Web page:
Many people know that pineapples are synonymous with hospitality, but a new report reveals their surprising second meaning: the tropical fruit have become a symbol of hope and camaraderie for couples trying to conceive via in virtro fertilization (IVF).
As The New York Times writes, pineapple emojis and hashtags like #pineappletribe are used as a secret language of support on social media, and featured on branded fertility items like tracking planners and medication containers. For example, online stores like "IVF Got This" sell cards and T-shirts.
Fertility physician Aimee Eyvazzadeh even told the paper that “probably 75 percent” of her patients wear pineapple-branded clothing to their medical appointments.
There’s some science behind this connection. According to a 2012 study published in the journal Biotechnology Research International, an enzyme extract called bromelain, found in the stem of the fruit, can reduce inflammation, which has been associated with reproductive disorders. (Although reproductive endocrinologist Tomer Singer told the New York Times, “There’s no evidence in the literature that says consuming pineapple prior to an embryo transfer will improve implantation.”).
The pineapple is only one symbol helping women cope with infertility and/or pregnancy loss, particularly during October’s Pregnancy and Infant Loss Awareness Month. On social media, rainbows represent the birth of a baby following miscarriage or stillbirth, with parents using the nickname for their first child after loss. "It is called a rainbow baby because it is like a rainbow after a storm: something beautiful after something scary and dark,” Jennifer Kulp-Makarov, M.D., told Parents. Photos of babies produced by IVF have been memorialized online with artful IVF syringes and many honor their struggle with individual designs.
According to Lindsey Wimmer RN, executive director of the Star Legacy Foundation, an organization dedicated to stillbirth education, research, and awareness, these emblems help facilitate dialogue on a topic that’s often stigmatized. “It can be challenging to tell people, ‘We’re dealing with pregnancy issues,” she tells. “Is it easier to upload a Facebook photo of a pineapple? Absolutely.”
Utilizing the rainbow symbol in a birth announcement, for example, allows couples to share happy news while contextualizing how their new addition fits a family story paved with physical and emotional pain. It honors and acknowledges the loss of an infant who may always feel like a family member, and reassures people experiencing loss of beauty after a storm.
“Looking at social medial, it can feel like the whole world is getting pregnant easily and delivering healthy babies,” Wimmer tell Yahoo Lifestyle. “It’s a false narrative that we buy into and perpetuate. Rarely do people post, “‘We’re pregnant and it took us three years and six miscarriages and we’re scared to death.’”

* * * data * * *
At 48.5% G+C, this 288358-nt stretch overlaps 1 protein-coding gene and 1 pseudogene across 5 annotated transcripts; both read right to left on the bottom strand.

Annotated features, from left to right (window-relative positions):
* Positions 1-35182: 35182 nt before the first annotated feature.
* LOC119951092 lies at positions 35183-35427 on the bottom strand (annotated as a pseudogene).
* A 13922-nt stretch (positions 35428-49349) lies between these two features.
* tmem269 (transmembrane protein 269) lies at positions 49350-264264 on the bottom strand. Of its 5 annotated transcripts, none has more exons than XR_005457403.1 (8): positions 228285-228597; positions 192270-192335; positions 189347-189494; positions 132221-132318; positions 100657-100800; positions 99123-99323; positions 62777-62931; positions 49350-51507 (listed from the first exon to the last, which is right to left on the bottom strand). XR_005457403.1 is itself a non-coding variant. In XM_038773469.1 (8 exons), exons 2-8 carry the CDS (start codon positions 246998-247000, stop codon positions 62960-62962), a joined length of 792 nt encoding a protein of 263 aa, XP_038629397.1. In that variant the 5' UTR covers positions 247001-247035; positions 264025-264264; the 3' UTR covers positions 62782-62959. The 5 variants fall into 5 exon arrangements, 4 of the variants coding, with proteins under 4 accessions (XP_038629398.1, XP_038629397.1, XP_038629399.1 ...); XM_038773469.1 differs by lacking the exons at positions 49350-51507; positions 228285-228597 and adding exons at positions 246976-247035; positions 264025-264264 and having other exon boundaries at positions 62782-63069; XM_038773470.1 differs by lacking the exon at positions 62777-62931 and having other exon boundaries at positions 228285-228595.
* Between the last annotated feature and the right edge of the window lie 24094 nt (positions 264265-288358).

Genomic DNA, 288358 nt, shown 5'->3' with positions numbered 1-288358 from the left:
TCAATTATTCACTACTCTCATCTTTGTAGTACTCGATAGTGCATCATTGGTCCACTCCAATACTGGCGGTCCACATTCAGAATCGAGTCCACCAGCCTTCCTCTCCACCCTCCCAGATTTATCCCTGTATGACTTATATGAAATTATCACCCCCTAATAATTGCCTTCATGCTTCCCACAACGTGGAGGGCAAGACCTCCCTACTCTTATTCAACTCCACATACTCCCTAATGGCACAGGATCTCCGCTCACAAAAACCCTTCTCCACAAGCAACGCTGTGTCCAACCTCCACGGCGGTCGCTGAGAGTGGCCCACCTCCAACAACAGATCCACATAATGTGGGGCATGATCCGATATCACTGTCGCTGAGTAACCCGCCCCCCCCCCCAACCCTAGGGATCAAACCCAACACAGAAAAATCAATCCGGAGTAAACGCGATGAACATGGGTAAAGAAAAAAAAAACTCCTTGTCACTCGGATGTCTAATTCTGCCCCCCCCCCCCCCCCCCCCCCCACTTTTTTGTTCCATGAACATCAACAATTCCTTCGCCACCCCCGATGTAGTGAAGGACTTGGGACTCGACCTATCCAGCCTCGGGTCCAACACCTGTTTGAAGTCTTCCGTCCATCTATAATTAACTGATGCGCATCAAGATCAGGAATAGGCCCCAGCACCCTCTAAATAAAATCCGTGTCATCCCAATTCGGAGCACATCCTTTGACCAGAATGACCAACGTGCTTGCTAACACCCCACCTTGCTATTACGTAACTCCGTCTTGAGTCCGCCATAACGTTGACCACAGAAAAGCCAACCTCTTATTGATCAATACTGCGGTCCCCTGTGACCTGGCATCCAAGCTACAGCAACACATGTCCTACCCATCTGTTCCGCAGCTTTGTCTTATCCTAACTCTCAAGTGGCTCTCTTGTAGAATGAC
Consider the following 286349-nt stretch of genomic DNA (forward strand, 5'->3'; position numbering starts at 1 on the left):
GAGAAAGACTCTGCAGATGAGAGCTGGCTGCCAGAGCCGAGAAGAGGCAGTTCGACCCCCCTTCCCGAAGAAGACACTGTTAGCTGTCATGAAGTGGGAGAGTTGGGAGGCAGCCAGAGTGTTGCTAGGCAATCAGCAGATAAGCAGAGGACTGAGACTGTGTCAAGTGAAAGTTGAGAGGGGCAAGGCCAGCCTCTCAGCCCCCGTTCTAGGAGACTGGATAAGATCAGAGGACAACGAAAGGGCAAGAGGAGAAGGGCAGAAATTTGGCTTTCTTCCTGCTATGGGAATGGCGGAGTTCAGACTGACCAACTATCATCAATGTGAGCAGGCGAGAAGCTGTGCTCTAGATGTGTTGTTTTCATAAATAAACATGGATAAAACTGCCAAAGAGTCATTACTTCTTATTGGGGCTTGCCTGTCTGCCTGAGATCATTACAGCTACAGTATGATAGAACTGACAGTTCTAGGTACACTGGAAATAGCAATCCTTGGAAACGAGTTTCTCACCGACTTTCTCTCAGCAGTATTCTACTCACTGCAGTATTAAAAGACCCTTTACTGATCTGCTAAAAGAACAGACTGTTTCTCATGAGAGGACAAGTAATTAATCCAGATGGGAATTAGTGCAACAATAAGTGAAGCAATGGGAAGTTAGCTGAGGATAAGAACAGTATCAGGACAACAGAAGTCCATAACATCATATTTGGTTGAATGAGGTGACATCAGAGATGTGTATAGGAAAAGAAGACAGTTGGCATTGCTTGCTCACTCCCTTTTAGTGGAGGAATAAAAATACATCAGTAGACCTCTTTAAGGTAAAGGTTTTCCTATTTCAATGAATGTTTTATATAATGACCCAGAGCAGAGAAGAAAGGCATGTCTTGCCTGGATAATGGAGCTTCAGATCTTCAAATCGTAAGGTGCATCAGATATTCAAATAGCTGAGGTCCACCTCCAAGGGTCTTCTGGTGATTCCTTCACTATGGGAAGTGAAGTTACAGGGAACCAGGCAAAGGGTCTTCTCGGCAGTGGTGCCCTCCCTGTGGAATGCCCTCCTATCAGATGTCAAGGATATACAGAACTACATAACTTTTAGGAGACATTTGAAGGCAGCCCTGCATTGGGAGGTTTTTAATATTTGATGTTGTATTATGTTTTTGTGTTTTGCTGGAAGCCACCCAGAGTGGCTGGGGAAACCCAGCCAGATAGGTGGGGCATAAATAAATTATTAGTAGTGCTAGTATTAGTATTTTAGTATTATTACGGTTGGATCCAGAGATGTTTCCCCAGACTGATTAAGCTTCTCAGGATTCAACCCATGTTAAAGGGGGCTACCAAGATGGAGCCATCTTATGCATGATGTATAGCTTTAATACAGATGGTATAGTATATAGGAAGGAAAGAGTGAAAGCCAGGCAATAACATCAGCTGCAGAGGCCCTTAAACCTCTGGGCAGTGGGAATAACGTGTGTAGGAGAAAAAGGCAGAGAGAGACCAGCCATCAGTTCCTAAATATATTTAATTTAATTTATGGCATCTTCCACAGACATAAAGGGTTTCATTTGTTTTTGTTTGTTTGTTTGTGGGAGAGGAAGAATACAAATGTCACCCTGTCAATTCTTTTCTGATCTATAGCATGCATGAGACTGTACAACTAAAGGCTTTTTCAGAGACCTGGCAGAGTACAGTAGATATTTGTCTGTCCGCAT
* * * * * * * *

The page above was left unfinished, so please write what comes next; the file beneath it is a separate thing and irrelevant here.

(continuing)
Having reproductive issues feels alienating. According to 2017 research, depression and anxiety affect 40 percent of women with infertility problems (twice that of fertile women) and women have claimed physiological symptoms similar to those undergoing cancer. According to a 2015 study in the journal Obstetrics & Gynecology, 47 percent of people who had miscarried experienced guilt, 41 percent felt they “had done something wrong,” and 28 percent felt ashamed.
“Even when we know there are medical reasons for loss, women feel guilty and assume others blame them too,” Wimmer tells Yahoo Lifestyle. “Because we don’t have good talking points for these topics, they’re brushed off or discussed in religious tones. That’s hard too, when these events can cause people to question their faith in the first place.”
Andrea Syrtash, who underwent 18 fertility treatments, including 9 IVF procedures before turning to gestational surrogacy to birth her 9-month-old daughter, says symbols are signals that build a community. “It can say, ‘I need others in my corner — where are you?’” the founder of the online magazine Pregnantish, tells Yahoo Lifestyle.
An unsuccessful IVF procedure is wholly painful because it exhausts emotional and financial reserves, says Syrtash. “You’ve put your body through such extremes and the loss can add insult to injury,” she says. “There’s a feeling of, ‘Haven’t I already done enough?”
Posting a symbol online can reach a network of people who deeply understand one’s pain, says Syrtash, without hearing advice that is well-meaning but often misinformed. “People can minimize your pain by saying, ‘At least you could get pregnant’ or ‘Maybe you should...’ but a simple, ‘I’m sorry’ is really effective.”
Wimmer hopes that symbols like the pineapple and rainbow can reframe pregnancy complications as pink ribbons did for breast cancer. “I had a great aunt who died in the 1960s from what was called a ‘female cancer,’” she tells Yahoo Lifestyle. “To this day, I still don’t know how she died because to speak of female reproductive parts was considered inappropriate then. But today we have NFL players wearing pink ribbons.”
Using designs to illustrate painful experiences can be a lifeline, says Wimmer. “I’m hopeful they can break down barriers.”
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